3 Tips for Negotiating Used Car Prices
So you’re interested in buying a pre-owned car, and you’re getting ready to explore Buy Here Pay Here in Ohio…
There are a few things you should know before you start your mission. Here are three strategies that will help you when it comes time to negotiate pricing.
Do Your Research
First create a list of vehicles that you’re interested in. If you know you want a sedan with great fuel economy, search online to find the best models that are available.
After you’ve narrowed down a list of the ones you might be interested in, look up their true market values. You can use a resource like Kelley Blue Book to get a good idea of how much you should pay for a specific used model.
When you go to the dealership, having this information will make it easy to know when a price is too much. Remember to also take high mileage, wear, etc. into account when you’re negotiating.
While you’re at it, you should also research your current vehicle to determine how much it’s worth. That way you won’t unknowingly accept a low offer from the dealer.
And finally, get a clear idea of the current financing rates. Whether you’re going to finance through your own bank or credit union or work with the dealership, it’s important to know the going rates.
Figure out what kind of numbers you should expect based on your current finances, credit, and the percentages that lenders are offering.
Make an Offer and Stick to It
The negotiating process actually shouldn’t be a ton of back and forth. You know how much you should pay for the vehicle, so you offer the dealer that much.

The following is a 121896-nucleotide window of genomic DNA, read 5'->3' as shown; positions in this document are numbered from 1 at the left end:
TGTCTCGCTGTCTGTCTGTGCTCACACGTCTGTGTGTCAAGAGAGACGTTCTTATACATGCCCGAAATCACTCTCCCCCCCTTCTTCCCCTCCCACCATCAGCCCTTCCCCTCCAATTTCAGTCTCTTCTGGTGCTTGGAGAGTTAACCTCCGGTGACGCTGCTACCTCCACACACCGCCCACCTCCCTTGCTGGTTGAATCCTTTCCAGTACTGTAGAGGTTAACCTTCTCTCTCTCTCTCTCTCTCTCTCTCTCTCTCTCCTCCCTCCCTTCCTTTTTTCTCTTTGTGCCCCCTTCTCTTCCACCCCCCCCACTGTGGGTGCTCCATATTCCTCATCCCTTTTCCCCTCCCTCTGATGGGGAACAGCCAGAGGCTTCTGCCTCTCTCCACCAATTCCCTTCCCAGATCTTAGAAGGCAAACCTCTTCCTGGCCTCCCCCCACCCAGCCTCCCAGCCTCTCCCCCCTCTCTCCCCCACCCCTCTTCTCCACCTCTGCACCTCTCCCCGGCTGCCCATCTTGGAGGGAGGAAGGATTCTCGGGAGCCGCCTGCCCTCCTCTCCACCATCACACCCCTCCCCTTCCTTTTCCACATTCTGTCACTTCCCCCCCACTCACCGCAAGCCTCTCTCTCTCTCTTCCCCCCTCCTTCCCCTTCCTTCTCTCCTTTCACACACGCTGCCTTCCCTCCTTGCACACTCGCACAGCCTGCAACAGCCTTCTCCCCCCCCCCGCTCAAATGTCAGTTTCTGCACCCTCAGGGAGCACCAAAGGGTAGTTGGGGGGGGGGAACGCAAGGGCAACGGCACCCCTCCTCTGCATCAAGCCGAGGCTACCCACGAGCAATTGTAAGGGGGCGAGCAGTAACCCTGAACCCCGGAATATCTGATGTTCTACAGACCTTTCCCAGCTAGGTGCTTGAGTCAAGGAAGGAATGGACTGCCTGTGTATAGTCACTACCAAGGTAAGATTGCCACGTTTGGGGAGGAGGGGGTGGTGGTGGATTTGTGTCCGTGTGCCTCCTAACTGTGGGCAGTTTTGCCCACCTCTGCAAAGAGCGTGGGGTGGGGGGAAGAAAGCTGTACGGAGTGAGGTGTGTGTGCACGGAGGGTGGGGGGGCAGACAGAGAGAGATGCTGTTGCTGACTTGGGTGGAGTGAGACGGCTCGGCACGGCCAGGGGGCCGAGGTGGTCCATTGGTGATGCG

If they come back with numbers that are higher, politely decline their offer and stick to your original figure.
You have to be ready to walk away if necessary. It can be easy to get hyper-focused on a particular model because you’re excited about a new car, and you’re already at the dealership.
But keep in mind that there are plenty of used cars available, especially right now due to the economy. You don’t want to pay more than you should for a vehicle, so be ready to say: “Thanks, but no thanks.”
Turn Down the Bells and Whistles
After you’ve negotiated a good price, it’s pretty easy for that figure to creep back up if you start agreeing to extras.
Add-ons like extended warranties and accessories can land you with a much higher total cost than you ever planned on paying.
So keep your cool even after the price of the car has been determined. You still have a ways to go. Dealers may be particularly interested in getting you to purchase additional features if you’ve agreed on a fairly low vehicle price.
Consider each option carefully and politely decline unless you think that something is absolutely essential.